The other day I was sure that I was having a heart attack. I’ve been under a lot of stress lately, what with monitoring all the Breaking News from CNN about the missing plane and trying to piece my life together now that The Bachelor is over for the season, and then one day, I started getting chest tightness. This is before I got my new and improved bras, so we can’t blame them for this.
Immediately I called medical professional Papa.
“I think I’m having a heart attack,” I reported.
Papa was obviously alarmed. “Do you like herring?” he asked. “I know you did when you were a little girl, but now I’m not sure. I never see you eating herring anymore.”
“Well, I do,” I said. “I prefer it cut up in chunks and in sour cream sauce.” I got a little hungry just thinking about it.
“I don’t like sour cream sauce,” Papa told me. “I like the wine sauce.”
“I don’t know what to tell you,” I didn’t know what to tell him. “Sour cream is more delicious.” And now I’m wondering why deliciouser isn’t a word and Obamacare is. This is exactly why people join the Tea Party.
“Sour cream clogs arteries,” Papa said, which reminded me about the purpose of my call.
“Right,” I said. “So, I think I’m having a heart attack.”
After a while Papa convinced me that I wasn’t having a heart attack, and I marked this good news with some Haagen Dazs. But I was still concerned. After all, I’m still young and unbelievably stunning and if I can do anything to address heart disease, don’t I owe it to everyone to do so? Wendi is the only person who has login information to this blog, and how many of her hysterical posts could you read if the Unthinkable happened before you felt unbelievable guilt and remorse at laughing despite my untimely demise? You’d tell yourself “Marinka would want us to laugh and be happy” but let me tell you right here and now, I wouldn’t. I really wouldn’t. I’d want you to mourn and berate yourself for all the times you didn’t “Like” one of my posts, didn’t leave a comment, didn’t retweet, didn’t click on an Amazon Affiliate link. And you can see how that’s not fair to you. No, I simply have to keep living. So you can laugh.
I made an appointment with my doctor, who, incidentally, seems to be the same age as my 15 year old daughter. I’d make a Doogie Howser joke if I had the energy, absolutely.
I explained the situation to her and she took notes.
“Can you describe the pain you felt?” she asked and I nodded eagerly.
“I can. Do you want me to start or shall we get some sort of a pain sketch artist in here?” I asked.
Apparently, she was going to fly solo and I used my words.
“Look,” she said, when I finished the Dramatic Retelling of the Pain I Felt, and I was all eyes. “It’s probably nothing but because you have family history of heart disease, why don’t we-”
(And this is where I fast forward through doing an EKG (normal) and then suggesting that we do a stress test, which I readily agreed to, because stress is something of which I have plenty. She also told me to avoid rigorous exercise until we have the test results, and I readily agreed. As a matter of fact, I was a bit ahead of her, since I had been avoiding rigorous and all other kinds of exercise for years, in preparation.)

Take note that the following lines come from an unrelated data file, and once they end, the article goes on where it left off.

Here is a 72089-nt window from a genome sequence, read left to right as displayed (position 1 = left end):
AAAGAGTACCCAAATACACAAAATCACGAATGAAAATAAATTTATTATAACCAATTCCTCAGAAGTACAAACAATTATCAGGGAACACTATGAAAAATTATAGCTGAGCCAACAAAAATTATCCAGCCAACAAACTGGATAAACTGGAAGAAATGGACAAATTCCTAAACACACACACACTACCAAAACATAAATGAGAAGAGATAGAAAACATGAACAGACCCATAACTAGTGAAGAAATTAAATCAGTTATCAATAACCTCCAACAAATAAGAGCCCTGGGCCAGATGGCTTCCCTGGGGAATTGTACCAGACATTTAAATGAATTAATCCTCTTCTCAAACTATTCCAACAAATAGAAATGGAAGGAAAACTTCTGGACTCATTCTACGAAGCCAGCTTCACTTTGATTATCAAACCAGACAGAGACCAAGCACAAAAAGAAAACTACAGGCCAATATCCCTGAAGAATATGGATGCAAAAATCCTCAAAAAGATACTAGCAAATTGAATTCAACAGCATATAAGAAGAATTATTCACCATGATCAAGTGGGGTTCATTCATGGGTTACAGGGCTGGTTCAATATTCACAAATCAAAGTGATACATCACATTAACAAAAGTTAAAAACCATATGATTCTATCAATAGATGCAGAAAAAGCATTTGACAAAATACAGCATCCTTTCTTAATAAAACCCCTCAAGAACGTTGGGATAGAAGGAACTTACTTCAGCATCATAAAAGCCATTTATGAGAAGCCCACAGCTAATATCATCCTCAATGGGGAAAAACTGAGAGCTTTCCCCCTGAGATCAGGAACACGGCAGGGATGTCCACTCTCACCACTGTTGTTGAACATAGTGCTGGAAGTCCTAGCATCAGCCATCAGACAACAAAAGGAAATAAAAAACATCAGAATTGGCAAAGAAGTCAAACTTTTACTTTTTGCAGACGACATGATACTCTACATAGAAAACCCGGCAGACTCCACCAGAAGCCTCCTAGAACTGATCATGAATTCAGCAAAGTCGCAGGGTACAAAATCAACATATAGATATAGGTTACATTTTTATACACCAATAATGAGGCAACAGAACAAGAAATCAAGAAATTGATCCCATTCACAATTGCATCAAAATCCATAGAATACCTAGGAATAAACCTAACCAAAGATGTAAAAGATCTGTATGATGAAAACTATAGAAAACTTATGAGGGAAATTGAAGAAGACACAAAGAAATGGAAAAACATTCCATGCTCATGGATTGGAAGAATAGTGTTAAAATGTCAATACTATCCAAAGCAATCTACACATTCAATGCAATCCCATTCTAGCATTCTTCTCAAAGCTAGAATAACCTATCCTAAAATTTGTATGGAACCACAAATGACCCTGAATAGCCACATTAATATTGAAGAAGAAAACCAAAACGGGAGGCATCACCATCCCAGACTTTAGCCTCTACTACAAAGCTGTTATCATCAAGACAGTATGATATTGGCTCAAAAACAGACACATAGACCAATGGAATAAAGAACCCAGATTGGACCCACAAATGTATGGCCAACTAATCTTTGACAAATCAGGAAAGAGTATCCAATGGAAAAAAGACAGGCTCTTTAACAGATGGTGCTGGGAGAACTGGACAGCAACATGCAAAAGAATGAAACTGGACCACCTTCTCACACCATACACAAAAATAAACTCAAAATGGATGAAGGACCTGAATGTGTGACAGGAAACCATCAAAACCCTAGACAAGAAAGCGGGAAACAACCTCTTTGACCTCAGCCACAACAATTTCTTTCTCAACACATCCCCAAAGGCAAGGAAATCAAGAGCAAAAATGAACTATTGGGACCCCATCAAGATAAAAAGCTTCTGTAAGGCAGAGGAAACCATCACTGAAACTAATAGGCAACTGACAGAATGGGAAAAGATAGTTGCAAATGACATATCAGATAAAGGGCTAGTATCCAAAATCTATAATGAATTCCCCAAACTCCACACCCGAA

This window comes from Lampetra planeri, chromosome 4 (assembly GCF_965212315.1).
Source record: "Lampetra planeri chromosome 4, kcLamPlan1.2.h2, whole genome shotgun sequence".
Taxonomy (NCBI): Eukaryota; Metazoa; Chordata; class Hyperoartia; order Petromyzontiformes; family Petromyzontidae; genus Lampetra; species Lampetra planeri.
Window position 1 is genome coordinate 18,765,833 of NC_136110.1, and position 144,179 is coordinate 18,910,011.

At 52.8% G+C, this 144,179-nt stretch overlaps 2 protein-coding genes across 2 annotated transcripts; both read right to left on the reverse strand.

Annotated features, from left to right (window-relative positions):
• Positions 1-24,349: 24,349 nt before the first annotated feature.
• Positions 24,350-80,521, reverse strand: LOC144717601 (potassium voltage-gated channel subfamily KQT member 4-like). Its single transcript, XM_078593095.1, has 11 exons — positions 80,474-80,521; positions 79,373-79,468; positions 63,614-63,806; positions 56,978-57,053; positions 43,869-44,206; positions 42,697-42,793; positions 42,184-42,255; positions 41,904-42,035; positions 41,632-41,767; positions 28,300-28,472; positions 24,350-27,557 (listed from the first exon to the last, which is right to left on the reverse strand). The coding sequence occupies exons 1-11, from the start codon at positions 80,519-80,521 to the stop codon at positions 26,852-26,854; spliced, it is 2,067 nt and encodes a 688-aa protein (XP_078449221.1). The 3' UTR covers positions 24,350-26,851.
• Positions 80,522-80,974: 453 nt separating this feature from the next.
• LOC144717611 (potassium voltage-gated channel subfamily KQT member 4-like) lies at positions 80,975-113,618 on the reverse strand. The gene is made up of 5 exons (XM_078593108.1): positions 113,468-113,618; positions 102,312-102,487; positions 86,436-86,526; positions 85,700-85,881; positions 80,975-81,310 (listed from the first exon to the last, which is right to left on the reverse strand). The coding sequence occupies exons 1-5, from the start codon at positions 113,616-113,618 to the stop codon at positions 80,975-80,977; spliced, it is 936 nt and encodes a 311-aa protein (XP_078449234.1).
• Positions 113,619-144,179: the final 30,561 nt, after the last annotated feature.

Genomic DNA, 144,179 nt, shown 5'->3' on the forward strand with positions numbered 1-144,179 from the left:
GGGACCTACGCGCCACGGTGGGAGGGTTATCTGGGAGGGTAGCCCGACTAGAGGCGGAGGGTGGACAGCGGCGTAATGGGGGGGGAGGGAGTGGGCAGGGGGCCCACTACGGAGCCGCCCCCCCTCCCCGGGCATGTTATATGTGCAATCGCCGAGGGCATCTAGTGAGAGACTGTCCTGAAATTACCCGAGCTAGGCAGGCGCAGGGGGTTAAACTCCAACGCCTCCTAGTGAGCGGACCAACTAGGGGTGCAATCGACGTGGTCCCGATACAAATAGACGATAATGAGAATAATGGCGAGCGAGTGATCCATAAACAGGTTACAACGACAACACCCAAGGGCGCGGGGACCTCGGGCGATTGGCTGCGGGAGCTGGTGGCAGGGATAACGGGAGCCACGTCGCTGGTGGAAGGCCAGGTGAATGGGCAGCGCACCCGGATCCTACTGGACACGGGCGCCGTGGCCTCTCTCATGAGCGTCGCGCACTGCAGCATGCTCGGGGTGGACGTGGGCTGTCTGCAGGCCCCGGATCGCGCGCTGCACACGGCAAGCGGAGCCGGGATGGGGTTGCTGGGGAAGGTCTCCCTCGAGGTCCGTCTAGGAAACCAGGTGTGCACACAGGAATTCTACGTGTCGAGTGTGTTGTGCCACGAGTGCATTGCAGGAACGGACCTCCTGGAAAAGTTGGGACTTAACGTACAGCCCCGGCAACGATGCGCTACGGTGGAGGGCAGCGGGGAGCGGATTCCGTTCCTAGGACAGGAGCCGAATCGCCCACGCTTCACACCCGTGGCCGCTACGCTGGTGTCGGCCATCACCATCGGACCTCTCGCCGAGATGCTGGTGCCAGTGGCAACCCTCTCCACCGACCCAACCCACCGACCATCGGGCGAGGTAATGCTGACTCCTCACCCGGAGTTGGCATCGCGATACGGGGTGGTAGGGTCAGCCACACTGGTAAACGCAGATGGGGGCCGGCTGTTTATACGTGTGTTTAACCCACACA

The morning of the stress test I was prepared. I knew, from reading the instructions at the time I made the appointment, that I had to be alcohol and nicotine-free for 24 hours before the test, which obviously went against my Marlboro Woman image, but anything for science. As I was getting ready, finishing my breakfast and having that last sip of life-affirming coffee, I reviewed the prep sheet I was given. “Do not eat or drink anything at least three hours before the test,” it read. And also, “wear loose clothing.”
Huh, I thought. Huh. On the one hand, the news was good, because I had plenty of slutty clothes that I could wear. On the other hand, the instructions were decidedly ridiculous. Wasn’t breakfast the most important meal of the day, after all? Why were they encouraging me to skip it? I filed it under Bullshit That Doesn’t Make Sense and went to my appointment.
“Good morning,” I good morninged the receptionist. “I am here for a stress test.”
“Great,” she said and then asked for some personal information, such as name, both first and last. That’s when I broken the news of my Last Breakfast to her.
“Oh, it’s fine,” she said. “You’re young, but generally they want people to have an empty stomach in case you have a heart attack and they need to take you to the hospital.”
This was a fine bit of information that I could have done without.
“I’d like the non-heart attack stress test,” I clarified. I was happy to have gotten that out of the way, but she was shaking her head. What? Was I supposed to book the “non-heart attack” option ahead of time?
Eventually the stress testologist came and ushered me into the room.
The test itself was uneventful and perfectly normal, which was a huge relief. Except for the part when my doctor told me that I could resume rigorous exercise.
Obviously I’m taking that news hard.
Maybe I should get a second opinion.
I have some exciting news! Starting in April, I will be hosting the Alpha Mom‘s parenting book club! The first book is Someone Could Get Hurt: A Memoir of Twenty-First-Century Parenthood by Drew Magary. Please check it out and join me over at Alpha Mom on April 10th for thoughtful discussion.